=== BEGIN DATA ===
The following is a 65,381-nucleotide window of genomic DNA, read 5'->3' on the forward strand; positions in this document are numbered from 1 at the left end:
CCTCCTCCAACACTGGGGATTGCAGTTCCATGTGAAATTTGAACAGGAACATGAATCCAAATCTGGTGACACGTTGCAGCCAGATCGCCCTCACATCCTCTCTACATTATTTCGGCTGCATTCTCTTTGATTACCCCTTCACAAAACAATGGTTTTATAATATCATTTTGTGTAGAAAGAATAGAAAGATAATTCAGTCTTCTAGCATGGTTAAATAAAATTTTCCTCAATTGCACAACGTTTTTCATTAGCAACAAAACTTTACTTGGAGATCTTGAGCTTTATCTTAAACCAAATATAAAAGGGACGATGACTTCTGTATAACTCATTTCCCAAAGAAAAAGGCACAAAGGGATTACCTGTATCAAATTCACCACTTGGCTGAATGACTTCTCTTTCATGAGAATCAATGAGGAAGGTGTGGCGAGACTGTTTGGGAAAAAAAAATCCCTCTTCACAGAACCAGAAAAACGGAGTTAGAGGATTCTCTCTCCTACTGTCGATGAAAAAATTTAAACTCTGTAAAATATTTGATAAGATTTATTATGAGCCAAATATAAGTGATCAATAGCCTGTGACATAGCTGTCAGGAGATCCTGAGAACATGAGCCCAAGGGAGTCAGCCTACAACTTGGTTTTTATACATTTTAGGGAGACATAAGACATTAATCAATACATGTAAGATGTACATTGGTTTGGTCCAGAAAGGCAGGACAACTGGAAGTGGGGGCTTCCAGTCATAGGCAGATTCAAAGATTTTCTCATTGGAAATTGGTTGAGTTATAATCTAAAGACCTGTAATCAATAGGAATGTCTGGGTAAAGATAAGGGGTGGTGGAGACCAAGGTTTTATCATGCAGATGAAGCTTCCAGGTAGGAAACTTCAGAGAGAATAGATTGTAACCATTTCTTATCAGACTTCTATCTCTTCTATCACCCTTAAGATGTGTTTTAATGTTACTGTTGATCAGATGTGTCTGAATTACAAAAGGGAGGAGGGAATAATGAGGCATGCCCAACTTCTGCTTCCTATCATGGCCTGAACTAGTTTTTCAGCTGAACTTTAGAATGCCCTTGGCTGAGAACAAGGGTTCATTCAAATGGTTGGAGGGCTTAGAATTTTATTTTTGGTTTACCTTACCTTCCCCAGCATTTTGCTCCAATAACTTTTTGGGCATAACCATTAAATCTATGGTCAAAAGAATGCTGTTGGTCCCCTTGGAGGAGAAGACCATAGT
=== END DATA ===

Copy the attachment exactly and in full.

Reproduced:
The following is a 65,381-nucleotide window of genomic DNA, read 5'->3' on the forward strand; positions in this document are numbered from 1 at the left end:
CCTCCTCCAACACTGGGGATTGCAGTTCCATGTGAAATTTGAACAGGAACATGAATCCAAATCTGGTGACACGTTGCAGCCAGATCGCCCTCACATCCTCTCTACATTATTTCGGCTGCATTCTCTTTGATTACCCCTTCACAAAACAATGGTTTTATAATATCATTTTGTGTAGAAAGAATAGAAAGATAATTCAGTCTTCTAGCATGGTTAAATAAAATTTTCCTCAATTGCACAACGTTTTTCATTAGCAACAAAACTTTACTTGGAGATCTTGAGCTTTATCTTAAACCAAATATAAAAGGGACGATGACTTCTGTATAACTCATTTCCCAAAGAAAAAGGCACAAAGGGATTACCTGTATCAAATTCACCACTTGGCTGAATGACTTCTCTTTCATGAGAATCAATGAGGAAGGTGTGGCGAGACTGTTTGGGAAAAAAAAATCCCTCTTCACAGAACCAGAAAAACGGAGTTAGAGGATTCTCTCTCCTACTGTCGATGAAAAAATTTAAACTCTGTAAAATATTTGATAAGATTTATTATGAGCCAAATATAAGTGATCAATAGCCTGTGACATAGCTGTCAGGAGATCCTGAGAACATGAGCCCAAGGGAGTCAGCCTACAACTTGGTTTTTATACATTTTAGGGAGACATAAGACATTAATCAATACATGTAAGATGTACATTGGTTTGGTCCAGAAAGGCAGGACAACTGGAAGTGGGGGCTTCCAGTCATAGGCAGATTCAAAGATTTTCTCATTGGAAATTGGTTGAGTTATAATCTAAAGACCTGTAATCAATAGGAATGTCTGGGTAAAGATAAGGGGTGGTGGAGACCAAGGTTTTATCATGCAGATGAAGCTTCCAGGTAGGAAACTTCAGAGAGAATAGATTGTAACCATTTCTTATCAGACTTCTATCTCTTCTATCACCCTTAAGATGTGTTTTAATGTTACTGTTGATCAGATGTGTCTGAATTACAAAAGGGAGGAGGGAATAATGAGGCATGCCCAACTTCTGCTTCCTATCATGGCCTGAACTAGTTTTTCAGCTGAACTTTAGAATGCCCTTGGCTGAGAACAAGGGTTCATTCAAATGGTTGGAGGGCTTAGAATTTTATTTTTGGTTTACCTTACCTTCCCCAGCATTTTGCTCCAATAACTTTTTGGGCATAACCATTAAATCTATGGTCAAAAGAATGCTGTTGGTCCCCTTGGAGGAGAAGACCATAGT